Shopping in the COVID age: a whole new ballgame
Author: Rachel Hinde-Harris
If you had told me in February that I would not go out to shop for months, I would have never believed you. But it is the reality, and I have yet to return to bricks-and-mortar stores.
Now, as lockdown eases, high streets are looking less like ghost towns – however, things are not what they used to be.
Consumers: concerned and cautious
With restrictions coming to an end, I was wondering how shopping during the crisis has been for others.
To find out what my colleagues at Panasonic in the UK and across Europe think, I set up an anonymous survey. 76 people took part, and they had plenty to say.
The words nervous, cautious, anxious and overwhelmed cropped up again and again. Although the vast majority (84%) visited a shop during lockdown, only 69% planned on venturing into non-essential stores in the near future. That means just shy of 31% will not – a huge hit for retailers.
Seeing hygiene measures in action – e.g. staff sanitising surfaces and monitoring the number of customers inside – eased some concerns. Conversely, encountering many mask-free faces made respondents uncomfortable.
Many said they would steer clear of crowded shops and long queues. They also voiced support for a range of safety measures, especially hand sanitiser stations (77%), queue management (76%), capacity limits (73%) and social distancing markers (72%). One-way systems were considered comparatively less important (57%).
Retailers: rapid change requires a rapid response
As Carla Buzasi of WGSN highlighted during a recent Retail Week virtual panel, the pandemic has accelerated changes that were already on the horizon. What we expected to see two or three years down the road is happening now. I saw this reflected in the survey: Fully 78% said that they would be changing their approach to shopping. Respondent after respondent reported that they had turned to buying online for home delivery, some exclusively. Click-and-collect services also gained popularity.
So how can physical retailers maintain profitability while adhering to the government’s instructions?
And how can technology be deployed – to ease the burden on retailers, allow shoppers to have a positive experience, and help both stay safe?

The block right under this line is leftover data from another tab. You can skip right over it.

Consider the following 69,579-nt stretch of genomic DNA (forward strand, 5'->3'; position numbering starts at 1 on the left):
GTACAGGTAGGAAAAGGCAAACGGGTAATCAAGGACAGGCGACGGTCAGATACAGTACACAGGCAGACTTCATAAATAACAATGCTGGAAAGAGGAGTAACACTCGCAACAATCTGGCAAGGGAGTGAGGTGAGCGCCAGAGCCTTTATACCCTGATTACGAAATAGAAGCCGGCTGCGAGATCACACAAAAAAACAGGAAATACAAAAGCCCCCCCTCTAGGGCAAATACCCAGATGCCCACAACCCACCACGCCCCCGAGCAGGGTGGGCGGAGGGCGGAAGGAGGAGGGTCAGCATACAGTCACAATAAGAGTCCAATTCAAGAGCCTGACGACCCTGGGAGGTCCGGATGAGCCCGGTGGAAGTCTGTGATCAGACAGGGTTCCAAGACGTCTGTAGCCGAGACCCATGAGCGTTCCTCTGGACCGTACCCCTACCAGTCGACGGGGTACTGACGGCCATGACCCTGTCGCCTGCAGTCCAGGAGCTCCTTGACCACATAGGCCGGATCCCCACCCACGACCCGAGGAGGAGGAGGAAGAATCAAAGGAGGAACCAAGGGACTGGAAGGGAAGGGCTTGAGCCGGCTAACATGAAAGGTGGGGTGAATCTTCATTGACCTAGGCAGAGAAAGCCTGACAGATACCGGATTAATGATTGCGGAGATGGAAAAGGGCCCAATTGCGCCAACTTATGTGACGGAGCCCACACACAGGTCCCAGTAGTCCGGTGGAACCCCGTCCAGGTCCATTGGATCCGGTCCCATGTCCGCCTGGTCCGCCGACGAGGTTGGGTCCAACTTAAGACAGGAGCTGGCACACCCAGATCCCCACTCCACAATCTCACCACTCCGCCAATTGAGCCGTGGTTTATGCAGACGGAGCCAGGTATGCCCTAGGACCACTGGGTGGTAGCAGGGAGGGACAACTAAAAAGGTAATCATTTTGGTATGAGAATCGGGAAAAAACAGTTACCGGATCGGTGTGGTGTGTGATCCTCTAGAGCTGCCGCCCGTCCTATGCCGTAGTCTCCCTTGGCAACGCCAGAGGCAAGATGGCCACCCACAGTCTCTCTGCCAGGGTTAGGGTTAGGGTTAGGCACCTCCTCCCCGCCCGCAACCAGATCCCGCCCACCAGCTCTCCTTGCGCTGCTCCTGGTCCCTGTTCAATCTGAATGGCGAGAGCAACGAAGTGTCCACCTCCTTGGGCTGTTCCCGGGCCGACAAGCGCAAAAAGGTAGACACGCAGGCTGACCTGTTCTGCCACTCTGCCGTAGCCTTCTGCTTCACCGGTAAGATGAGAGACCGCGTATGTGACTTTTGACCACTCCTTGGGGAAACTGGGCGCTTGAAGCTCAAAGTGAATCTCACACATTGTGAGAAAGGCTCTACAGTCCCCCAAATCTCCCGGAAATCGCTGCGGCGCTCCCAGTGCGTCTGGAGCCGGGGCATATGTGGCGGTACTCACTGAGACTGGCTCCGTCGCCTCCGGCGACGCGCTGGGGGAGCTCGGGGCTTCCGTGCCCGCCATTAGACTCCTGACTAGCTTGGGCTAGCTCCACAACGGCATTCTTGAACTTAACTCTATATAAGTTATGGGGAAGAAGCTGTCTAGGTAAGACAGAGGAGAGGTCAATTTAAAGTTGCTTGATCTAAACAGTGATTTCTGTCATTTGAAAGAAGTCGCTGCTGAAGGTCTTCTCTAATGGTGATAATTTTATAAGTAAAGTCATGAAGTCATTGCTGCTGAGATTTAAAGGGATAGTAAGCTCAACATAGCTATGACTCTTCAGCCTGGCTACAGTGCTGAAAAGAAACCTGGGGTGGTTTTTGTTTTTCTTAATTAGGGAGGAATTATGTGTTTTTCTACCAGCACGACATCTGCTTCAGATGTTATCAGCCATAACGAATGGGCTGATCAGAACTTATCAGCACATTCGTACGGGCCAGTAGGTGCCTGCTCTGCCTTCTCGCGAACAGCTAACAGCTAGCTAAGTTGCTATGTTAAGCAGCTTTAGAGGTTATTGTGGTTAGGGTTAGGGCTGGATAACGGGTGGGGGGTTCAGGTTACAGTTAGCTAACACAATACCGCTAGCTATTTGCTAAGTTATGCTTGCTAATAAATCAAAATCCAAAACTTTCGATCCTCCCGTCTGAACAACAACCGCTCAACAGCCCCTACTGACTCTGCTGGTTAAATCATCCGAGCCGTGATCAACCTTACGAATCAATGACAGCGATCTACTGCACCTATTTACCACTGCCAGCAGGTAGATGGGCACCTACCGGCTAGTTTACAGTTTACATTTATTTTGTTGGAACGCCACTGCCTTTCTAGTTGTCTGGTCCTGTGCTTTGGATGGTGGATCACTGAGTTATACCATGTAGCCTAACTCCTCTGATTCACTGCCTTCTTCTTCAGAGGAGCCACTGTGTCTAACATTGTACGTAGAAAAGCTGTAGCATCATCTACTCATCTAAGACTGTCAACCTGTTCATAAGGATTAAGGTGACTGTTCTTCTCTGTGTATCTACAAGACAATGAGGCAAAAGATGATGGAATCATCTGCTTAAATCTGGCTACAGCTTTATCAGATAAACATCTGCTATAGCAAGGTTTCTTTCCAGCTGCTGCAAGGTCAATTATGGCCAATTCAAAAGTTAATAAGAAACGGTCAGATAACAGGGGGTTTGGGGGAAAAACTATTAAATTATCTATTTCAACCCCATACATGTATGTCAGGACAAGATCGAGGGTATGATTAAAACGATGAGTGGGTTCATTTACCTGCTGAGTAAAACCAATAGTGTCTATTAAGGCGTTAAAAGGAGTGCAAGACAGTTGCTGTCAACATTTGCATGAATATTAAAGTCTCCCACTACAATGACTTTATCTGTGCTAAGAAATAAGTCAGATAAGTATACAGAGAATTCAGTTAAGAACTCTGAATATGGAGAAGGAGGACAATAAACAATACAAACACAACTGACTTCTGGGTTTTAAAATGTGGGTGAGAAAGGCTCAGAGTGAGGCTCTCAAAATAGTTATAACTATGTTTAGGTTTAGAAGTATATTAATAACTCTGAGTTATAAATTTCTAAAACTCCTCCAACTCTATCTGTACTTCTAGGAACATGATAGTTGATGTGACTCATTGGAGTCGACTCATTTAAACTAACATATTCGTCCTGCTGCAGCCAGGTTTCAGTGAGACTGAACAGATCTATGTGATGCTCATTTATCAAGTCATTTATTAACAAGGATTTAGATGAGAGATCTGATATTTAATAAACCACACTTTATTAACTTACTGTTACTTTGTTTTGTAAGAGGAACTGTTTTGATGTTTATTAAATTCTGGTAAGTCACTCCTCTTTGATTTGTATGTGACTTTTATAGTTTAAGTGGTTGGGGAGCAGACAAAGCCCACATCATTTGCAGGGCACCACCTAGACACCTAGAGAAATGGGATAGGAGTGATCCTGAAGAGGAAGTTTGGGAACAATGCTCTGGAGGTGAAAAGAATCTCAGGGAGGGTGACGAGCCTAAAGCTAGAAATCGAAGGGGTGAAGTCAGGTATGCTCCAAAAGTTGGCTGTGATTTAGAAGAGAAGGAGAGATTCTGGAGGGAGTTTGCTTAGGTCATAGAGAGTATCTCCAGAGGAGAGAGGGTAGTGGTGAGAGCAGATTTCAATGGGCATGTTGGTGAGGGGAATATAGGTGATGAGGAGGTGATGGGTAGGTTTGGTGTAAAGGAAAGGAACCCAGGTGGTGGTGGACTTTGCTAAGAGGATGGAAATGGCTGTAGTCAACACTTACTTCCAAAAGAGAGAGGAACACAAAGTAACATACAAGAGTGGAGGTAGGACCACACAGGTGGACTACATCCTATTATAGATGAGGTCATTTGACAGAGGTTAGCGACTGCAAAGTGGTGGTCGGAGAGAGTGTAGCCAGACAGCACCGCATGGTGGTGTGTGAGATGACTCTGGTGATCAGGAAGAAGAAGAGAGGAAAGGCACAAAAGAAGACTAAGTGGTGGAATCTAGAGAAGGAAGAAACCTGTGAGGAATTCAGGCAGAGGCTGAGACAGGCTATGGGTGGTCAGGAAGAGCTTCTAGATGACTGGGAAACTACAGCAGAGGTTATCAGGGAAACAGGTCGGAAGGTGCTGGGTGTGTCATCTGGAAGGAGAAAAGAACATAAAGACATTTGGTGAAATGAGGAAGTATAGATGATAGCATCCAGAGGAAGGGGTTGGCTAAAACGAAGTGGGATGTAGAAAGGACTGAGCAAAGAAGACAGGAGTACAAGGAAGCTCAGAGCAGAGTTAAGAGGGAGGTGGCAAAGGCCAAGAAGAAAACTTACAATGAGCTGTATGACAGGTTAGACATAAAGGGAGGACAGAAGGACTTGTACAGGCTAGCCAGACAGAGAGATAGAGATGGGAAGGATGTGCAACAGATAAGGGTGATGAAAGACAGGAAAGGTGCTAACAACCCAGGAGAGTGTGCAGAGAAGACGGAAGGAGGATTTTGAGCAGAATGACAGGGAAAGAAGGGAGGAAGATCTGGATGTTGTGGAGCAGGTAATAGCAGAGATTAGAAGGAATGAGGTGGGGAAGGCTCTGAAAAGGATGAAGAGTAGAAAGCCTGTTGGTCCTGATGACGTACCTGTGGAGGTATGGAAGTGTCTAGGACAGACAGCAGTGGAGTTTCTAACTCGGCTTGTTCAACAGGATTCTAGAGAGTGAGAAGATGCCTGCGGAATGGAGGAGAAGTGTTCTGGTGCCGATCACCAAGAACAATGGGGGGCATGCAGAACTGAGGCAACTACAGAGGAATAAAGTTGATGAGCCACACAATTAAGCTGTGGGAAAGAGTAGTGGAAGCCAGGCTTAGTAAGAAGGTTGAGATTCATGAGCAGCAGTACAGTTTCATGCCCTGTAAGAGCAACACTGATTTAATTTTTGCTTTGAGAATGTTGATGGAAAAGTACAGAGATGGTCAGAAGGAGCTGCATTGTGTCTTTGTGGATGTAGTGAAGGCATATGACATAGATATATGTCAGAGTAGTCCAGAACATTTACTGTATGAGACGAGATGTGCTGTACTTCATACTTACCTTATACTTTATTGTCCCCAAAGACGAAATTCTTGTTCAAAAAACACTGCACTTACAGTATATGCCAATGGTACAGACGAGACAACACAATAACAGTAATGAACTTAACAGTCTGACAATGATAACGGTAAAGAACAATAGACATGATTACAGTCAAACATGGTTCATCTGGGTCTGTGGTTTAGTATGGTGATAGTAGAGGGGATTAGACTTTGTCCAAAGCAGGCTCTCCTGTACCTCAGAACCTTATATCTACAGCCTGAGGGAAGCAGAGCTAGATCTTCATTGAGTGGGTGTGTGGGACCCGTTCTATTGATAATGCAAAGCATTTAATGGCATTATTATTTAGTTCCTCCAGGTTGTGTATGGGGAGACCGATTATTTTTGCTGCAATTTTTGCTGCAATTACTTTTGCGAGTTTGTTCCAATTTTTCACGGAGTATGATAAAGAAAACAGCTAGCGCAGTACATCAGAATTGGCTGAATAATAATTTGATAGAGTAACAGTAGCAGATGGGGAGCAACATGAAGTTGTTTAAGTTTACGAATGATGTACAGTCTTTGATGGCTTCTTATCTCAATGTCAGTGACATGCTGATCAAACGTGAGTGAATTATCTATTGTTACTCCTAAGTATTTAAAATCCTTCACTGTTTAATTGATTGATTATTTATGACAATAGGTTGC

Tackling COVID rules – with the right tools
Shops can harness capacity monitoring systems to understand how staff and customers are using floor space. With this information, retailers can configure their store layout to maximise the number of people safely allowed in. Additionally, customer analytics can be employed to identify patterns of movement and hotspots. These insights can be used to better manage people flows in stores and queues outside stores – entrance management displays indicate the number of customers inside, and tell customers when they can enter. This is not only reassuring; it also allows staff to focus on other customer-service tasks.
Stock monitoring solutions help to avoid empty shelves – which can annoy and worry shoppers, and mean lost sales. Both they and electric shelf labels (ESLs) automate tasks and free up staff. ESLs also allow retailers to interact (digitally) with customers – via customisable and relevant messages, such as social distancing reminders.
So there are steps retailers can take. There are also things consumers can do: You cannot control everything (i.e. whether your alarmingly close fellow shopper is wearing their mask properly – or at all). But the vast majority of respondents are taking the initiative, donning face masks (74%) and ensuring a bottle of hand sanitiser is always handy (81%).
And there was a silver lining to it all. Despite their reservations and reluctance to visit certain shops, roughly 82% do believe things will eventually return to normal.
So, although we are still having to contend with uncertainty – there is optimism there as well.